About a week ago, Colorado co-offensive coordinator Brian Lindgren saw the Buffaloes' offense start to click.

"We really started to see some gains just last week, right after we got back from spring break," Lindgren said. "The end of the week last week we did some good things and kind of made some strides and it felt like the guys were grasping some of the things we were trying to get across to them."

In their first spring together, Lindgren and co-coordinator Darrin Chiaverini have spent countless hours trying to develop an efficient offense that'll fit the Buffs. Throughout the spring, the players — and coaches — have been learning the new aspects of the offense, which will mesh concepts Lindgren has used at CU the past three years with ideas Chiaverini brought with him from Texas Tech.

With three practices left this spring, Lindgren is pleased with what the Buffs have accomplished.

"Any time you're looking at adding some new wrinkles or a different way of doing things, it takes guys repetitions and a comfort level of getting used to doing some of it," Lindgren said. "The guys have got a good understanding of what the expectation is now and what we're trying to do. We've had a lot of repetitions at it this spring and I think they've bought into what we're trying to get across. I'm excited for fall camp."

Whether the Buffs run or throw the ball, the main goal is to play fast. They've been a fast-paced team in recent years but plan to take it to a new level this season.


"We were always trying to play pretty fast in the past," Lindgren said. "Some new ways of calling things and some new ways of organizing some things allow us to even be a little bit simpler and get some of that stuff called quicker.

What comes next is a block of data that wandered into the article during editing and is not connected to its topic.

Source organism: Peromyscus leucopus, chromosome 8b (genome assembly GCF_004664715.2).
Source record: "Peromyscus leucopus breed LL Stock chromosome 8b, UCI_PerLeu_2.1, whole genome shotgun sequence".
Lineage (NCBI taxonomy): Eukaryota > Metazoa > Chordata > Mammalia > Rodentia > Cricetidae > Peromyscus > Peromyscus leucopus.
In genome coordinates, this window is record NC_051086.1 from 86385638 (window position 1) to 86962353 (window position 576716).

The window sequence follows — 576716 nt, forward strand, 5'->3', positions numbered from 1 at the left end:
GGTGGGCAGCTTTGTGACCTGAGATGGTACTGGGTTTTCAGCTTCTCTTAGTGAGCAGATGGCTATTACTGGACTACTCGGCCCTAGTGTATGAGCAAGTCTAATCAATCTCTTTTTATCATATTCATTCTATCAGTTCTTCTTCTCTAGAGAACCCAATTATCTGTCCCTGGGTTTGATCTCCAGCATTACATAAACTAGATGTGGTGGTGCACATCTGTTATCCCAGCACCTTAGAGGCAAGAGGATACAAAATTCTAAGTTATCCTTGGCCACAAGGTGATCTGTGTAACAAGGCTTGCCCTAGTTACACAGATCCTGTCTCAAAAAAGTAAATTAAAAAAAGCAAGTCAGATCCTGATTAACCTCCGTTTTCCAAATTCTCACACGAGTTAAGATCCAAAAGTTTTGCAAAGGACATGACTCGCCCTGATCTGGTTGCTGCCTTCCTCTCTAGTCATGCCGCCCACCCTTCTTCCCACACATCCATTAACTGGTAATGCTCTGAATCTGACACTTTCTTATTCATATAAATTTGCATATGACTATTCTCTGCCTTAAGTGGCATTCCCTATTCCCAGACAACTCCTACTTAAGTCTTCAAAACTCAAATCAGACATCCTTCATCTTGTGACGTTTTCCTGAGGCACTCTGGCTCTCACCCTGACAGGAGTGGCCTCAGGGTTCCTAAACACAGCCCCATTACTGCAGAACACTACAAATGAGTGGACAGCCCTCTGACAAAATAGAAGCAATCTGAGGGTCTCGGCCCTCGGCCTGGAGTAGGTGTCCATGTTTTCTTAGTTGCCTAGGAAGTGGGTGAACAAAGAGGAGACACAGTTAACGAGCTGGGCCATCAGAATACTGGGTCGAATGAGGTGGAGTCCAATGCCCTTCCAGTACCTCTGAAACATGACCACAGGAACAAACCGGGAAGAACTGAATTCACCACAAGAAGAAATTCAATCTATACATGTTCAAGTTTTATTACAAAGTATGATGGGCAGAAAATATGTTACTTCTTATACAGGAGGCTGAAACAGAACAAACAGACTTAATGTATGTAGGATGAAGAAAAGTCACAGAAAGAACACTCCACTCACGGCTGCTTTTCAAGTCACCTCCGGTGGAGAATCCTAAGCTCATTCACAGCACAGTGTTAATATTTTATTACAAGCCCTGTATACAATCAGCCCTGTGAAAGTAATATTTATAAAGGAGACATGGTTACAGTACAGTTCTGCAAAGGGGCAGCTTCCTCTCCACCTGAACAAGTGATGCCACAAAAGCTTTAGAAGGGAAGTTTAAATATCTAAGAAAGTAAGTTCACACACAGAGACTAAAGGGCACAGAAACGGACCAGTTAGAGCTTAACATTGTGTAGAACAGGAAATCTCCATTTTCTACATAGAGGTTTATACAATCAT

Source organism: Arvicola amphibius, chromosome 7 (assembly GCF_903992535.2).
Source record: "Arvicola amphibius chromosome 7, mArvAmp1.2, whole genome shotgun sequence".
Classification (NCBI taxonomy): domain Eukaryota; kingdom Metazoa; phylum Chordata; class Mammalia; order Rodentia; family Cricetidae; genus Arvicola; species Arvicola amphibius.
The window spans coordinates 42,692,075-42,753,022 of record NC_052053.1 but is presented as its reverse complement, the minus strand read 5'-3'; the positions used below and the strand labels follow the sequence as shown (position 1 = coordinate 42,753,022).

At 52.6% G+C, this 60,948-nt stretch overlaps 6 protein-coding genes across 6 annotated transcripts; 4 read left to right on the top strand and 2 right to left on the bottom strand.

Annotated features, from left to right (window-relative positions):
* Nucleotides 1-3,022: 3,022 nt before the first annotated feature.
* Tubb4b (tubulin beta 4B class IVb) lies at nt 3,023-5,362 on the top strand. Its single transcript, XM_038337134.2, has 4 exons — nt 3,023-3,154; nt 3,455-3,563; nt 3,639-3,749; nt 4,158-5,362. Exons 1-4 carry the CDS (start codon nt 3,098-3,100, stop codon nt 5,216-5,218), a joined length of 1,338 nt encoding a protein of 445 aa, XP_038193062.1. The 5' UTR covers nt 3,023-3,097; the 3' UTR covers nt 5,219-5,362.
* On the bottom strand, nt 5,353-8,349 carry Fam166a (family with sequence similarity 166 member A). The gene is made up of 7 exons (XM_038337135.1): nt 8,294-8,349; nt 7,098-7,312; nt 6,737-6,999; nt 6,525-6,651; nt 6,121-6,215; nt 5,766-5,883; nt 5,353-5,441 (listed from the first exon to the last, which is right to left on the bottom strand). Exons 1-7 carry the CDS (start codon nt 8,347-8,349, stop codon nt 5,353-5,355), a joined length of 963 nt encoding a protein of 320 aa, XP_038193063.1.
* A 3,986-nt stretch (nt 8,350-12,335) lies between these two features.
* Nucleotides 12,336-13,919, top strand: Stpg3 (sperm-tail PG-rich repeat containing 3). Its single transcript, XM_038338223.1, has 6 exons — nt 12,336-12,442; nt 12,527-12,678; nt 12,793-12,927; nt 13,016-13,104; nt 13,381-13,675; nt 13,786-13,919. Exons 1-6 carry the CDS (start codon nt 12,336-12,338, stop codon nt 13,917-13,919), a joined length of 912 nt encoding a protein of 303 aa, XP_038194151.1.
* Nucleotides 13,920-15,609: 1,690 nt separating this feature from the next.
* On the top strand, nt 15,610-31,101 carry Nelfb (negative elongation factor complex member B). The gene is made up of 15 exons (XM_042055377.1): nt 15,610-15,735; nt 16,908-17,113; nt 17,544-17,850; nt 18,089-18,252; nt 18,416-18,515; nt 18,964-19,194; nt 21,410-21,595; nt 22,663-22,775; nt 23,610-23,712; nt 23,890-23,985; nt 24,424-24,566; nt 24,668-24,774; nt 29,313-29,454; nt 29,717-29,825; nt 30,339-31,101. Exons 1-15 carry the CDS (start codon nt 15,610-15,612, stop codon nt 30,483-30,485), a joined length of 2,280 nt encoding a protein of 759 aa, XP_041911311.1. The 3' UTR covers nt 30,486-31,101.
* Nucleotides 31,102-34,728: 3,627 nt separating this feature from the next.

"I'm very comfortable with it. I like it a lot."

CU was one of just 22 teams in the country to run at least 1,000 plays last season, but the Buffs were, by far, the least efficient of those teams. CU ranked 101st nationally in yards per play (5.12) and 97th in points per game (24.6). Every other team that topped 1,000 plays averaged at least 31 points per game.

Lindgren believes the Buffs now have the tools to be a high-scoring offense.

"There's so many missing pieces right now it's hard to say that for sure, but I do feel like there's been guys that have stepped up," he said. "I do feel like we'll have the ability to be a little bit more explosive than we were last year."

CU is eager for several players to arrive in the summer, including quarterback Davis Webb and receiver Juwann Winfree. The Buffs are also hoping that senior quarterback Sefo Liufau returns from a foot injury by the fall.

Even without those weapons this spring, Lindgren has been pleased with the progress of several players who are in camp. Most notably, freshman quarterback Steven Montez has stepped up.

"I think people are going to really like Steven Montez," said Lindgren, who coaches the quarterbacks. "He's had a great spring and we think he's going to be a really good player. He's taken hundreds of reps, which has been awesome for his development."

Receivers Devin Ross, Kabion Ento and Shay Fields have turned heads, and running backs Patrick Carr and Donovan Lee have been explosive playmakers. Despite shuffling players in different spots, Lindgren has also seen glimpses of growth on the offensive line, too.

With a bevy of playmakers, a new attitude brought to the field by the energetic Chiaverini, and some exciting wrinkles to the playbook, Lindgren enters the final stretch of spring eager to see what this offense can do.

"We've had some success at times and there's been a lot of learning this spring," he said. "I've seen some success and the guys are having some confidence, and that's a good thing.

"We're nowhere close to where we need to be, but at times in practice, I think those guys have seen what we can be — the potential of what we can be."

Brian Howell: howellb@dailycamera.com, on Twitter: @BrianHowell33.